s scarcely sooner discovered than it was set to rights. Colonel Hamilton succeeded to the command of Gregg's brigade. General Early who was in reserve a short distance in rear came crashing through the woods with three brigades of his division: Lawton's under Atkinson, Trimble's under Hoke, and Early's under Walker. The advance of the enemy was beaten back, and after some severe fighting in the woods they were driven out and back across the field to the shelter of the railroad embankment. He captured over 200 prisoners and inflicted great slaughter upon the enemy-losing themselves forty-eight killed, and 309 wounded. Colonel Atkinson was severely wounded and fell into the enemy's hands. Colonel Evans succeeding to the command. Captain Lawton, Brigade-Adjutant, also fell into the enemy's hands mortally wounded while leading a regiment with distinguished gallantry, though already partly disabled by the falling of his horse which had been killed under him. continued the pursuit with
Southern Historical Society Papers, Volume 10. (ed. Reverend J. William Jones), chapter 9.91 (search)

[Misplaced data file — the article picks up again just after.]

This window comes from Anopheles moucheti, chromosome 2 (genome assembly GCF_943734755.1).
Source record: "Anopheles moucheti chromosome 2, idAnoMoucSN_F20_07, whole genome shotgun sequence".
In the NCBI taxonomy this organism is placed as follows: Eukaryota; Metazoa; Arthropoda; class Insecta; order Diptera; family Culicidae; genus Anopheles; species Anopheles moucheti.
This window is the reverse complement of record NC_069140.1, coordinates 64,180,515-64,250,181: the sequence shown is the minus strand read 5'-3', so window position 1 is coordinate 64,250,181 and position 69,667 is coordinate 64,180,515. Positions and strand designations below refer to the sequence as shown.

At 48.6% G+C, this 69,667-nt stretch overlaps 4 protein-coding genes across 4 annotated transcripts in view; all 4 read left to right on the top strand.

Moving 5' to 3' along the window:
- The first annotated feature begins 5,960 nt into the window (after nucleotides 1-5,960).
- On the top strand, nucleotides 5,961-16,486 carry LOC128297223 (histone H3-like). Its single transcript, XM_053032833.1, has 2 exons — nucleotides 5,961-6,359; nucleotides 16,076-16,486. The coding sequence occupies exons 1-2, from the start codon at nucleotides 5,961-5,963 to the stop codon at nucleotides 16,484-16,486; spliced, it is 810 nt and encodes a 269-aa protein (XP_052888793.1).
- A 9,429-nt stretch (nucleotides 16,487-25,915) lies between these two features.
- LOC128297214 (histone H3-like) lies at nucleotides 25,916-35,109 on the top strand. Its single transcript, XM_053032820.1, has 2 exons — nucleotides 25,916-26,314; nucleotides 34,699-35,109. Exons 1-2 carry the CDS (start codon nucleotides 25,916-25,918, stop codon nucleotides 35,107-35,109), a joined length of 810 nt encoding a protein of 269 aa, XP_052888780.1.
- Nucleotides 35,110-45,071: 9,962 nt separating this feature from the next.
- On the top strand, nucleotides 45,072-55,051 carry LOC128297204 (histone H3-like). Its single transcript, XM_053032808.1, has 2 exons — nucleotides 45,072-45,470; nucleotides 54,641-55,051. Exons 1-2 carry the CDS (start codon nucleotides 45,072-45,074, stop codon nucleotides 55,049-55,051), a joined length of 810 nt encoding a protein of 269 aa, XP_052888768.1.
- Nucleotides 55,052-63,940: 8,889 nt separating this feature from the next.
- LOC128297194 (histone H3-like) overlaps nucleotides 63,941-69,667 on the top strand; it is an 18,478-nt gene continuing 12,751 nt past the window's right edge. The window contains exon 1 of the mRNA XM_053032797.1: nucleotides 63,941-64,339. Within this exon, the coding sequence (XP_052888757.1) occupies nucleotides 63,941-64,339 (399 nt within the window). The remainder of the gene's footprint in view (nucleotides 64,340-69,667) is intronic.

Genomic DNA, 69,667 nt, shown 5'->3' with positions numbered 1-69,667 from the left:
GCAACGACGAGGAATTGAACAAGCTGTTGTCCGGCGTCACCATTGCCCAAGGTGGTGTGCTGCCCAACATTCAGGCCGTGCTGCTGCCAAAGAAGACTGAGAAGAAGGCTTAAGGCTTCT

Intosh's South Carolina Battery, (Pee Dee Artillery.) Pegram's Virginia Battery, (Purcell Artillery.) Ewell's division. Major-General R. S. Ewell. Brigadier-General A. R. Lawton. Lawton's Brigade. Brig.-Gen. A. R. Lawton. Colonel M. Douglass. 13th Georgia. 26th Georgia. 31st Georgia. 38th Georgia. 60th Georgia. 61st GLawton's Brigade. Brig.-Gen. A. R. Lawton. Colonel M. Douglass. 13th Georgia. 26th Georgia. 31st Georgia. 38th Georgia. 60th Georgia. 61st Georgia. Early's Brigade. Brig.-Gen. J. A. Early. 13th Virginia. 25th Virginia. 31st Virginia. 44th Virginia. 49th Virginia. 52d Virginia. 58th Virginia. Hays's Brigade. Brig.-Gen. Harry T. Hays. Colonel Henry Forno. Colonel H. B. Strong. 5th Louisiana. 6th Louisiana. 7th Louisiana. 8th Louisiana. Trimble's BrigadBrig.-Gen. A. R. Lawton. Colonel M. Douglass. 13th Georgia. 26th Georgia. 31st Georgia. 38th Georgia. 60th Georgia. 61st Georgia. Early's Brigade. Brig.-Gen. J. A. Early. 13th Virginia. 25th Virginia. 31st Virginia. 44th Virginia. 49th Virginia. 52d Virginia. 58th Virginia. Hays's Brigade. Brig.-Gen. Harry T. Hays. Colonel Henry Forno. Colonel H. B. Strong. 5th Louisiana. 6th Louisiana. 7th Louisiana. 8th Louisiana. Trimble's Brigade. Brig.-Gen. I. R. Trimble. Captain W. F. Brown. 15th Alabama. 12th Georgia. 21st Georgia. 21st North Carolina. Artillery. Balthis's Va. Battery, (Staunton Artillery.) Brown's Md. Battery, (Chesapeake Artillery.) D'Aquin's Battery, (Louisiana Guard Artillery.) Dement's Maryland Battery. Latimer's Va. Battery, (Courtney